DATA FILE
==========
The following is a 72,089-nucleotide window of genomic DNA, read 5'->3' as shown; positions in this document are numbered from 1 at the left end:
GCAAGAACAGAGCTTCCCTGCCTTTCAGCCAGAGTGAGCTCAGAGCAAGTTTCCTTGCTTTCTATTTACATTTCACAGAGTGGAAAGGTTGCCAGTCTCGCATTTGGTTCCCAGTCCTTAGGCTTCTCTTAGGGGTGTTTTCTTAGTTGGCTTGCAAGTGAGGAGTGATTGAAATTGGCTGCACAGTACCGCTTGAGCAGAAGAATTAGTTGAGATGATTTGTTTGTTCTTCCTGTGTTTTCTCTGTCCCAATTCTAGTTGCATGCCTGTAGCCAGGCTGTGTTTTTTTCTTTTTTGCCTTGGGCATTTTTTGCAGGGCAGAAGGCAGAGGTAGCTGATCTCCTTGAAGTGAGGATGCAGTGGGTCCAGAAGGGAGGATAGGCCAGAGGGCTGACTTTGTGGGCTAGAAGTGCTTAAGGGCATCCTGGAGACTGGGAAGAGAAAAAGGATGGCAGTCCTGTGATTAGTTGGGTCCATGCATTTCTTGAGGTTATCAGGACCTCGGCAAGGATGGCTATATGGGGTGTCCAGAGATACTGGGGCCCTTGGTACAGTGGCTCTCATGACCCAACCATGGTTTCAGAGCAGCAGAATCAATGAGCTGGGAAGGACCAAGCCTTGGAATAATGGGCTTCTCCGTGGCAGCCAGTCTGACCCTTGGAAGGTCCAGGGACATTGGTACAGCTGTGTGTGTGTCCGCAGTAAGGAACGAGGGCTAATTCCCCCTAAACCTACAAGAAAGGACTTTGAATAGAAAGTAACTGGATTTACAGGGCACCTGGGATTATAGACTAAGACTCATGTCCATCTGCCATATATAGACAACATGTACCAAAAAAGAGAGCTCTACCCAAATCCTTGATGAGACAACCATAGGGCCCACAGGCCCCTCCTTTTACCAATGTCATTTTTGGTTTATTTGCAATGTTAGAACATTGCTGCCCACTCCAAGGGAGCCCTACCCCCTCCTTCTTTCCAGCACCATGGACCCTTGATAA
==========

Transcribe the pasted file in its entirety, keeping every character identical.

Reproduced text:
The following is a 72,089-nucleotide window of genomic DNA, read 5'->3' as shown; positions in this document are numbered from 1 at the left end:
GCAAGAACAGAGCTTCCCTGCCTTTCAGCCAGAGTGAGCTCAGAGCAAGTTTCCTTGCTTTCTATTTACATTTCACAGAGTGGAAAGGTTGCCAGTCTCGCATTTGGTTCCCAGTCCTTAGGCTTCTCTTAGGGGTGTTTTCTTAGTTGGCTTGCAAGTGAGGAGTGATTGAAATTGGCTGCACAGTACCGCTTGAGCAGAAGAATTAGTTGAGATGATTTGTTTGTTCTTCCTGTGTTTTCTCTGTCCCAATTCTAGTTGCATGCCTGTAGCCAGGCTGTGTTTTTTTCTTTTTTGCCTTGGGCATTTTTTGCAGGGCAGAAGGCAGAGGTAGCTGATCTCCTTGAAGTGAGGATGCAGTGGGTCCAGAAGGGAGGATAGGCCAGAGGGCTGACTTTGTGGGCTAGAAGTGCTTAAGGGCATCCTGGAGACTGGGAAGAGAAAAAGGATGGCAGTCCTGTGATTAGTTGGGTCCATGCATTTCTTGAGGTTATCAGGACCTCGGCAAGGATGGCTATATGGGGTGTCCAGAGATACTGGGGCCCTTGGTACAGTGGCTCTCATGACCCAACCATGGTTTCAGAGCAGCAGAATCAATGAGCTGGGAAGGACCAAGCCTTGGAATAATGGGCTTCTCCGTGGCAGCCAGTCTGACCCTTGGAAGGTCCAGGGACATTGGTACAGCTGTGTGTGTGTCCGCAGTAAGGAACGAGGGCTAATTCCCCCTAAACCTACAAGAAAGGACTTTGAATAGAAAGTAACTGGATTTACAGGGCACCTGGGATTATAGACTAAGACTCATGTCCATCTGCCATATATAGACAACATGTACCAAAAAAGAGAGCTCTACCCAAATCCTTGATGAGACAACCATAGGGCCCACAGGCCCCTCCTTTTACCAATGTCATTTTTGGTTTATTTGCAATGTTAGAACATTGCTGCCCACTCCAAGGGAGCCCTACCCCCTCCTTCTTTCCAGCACCATGGACCCTTGATAA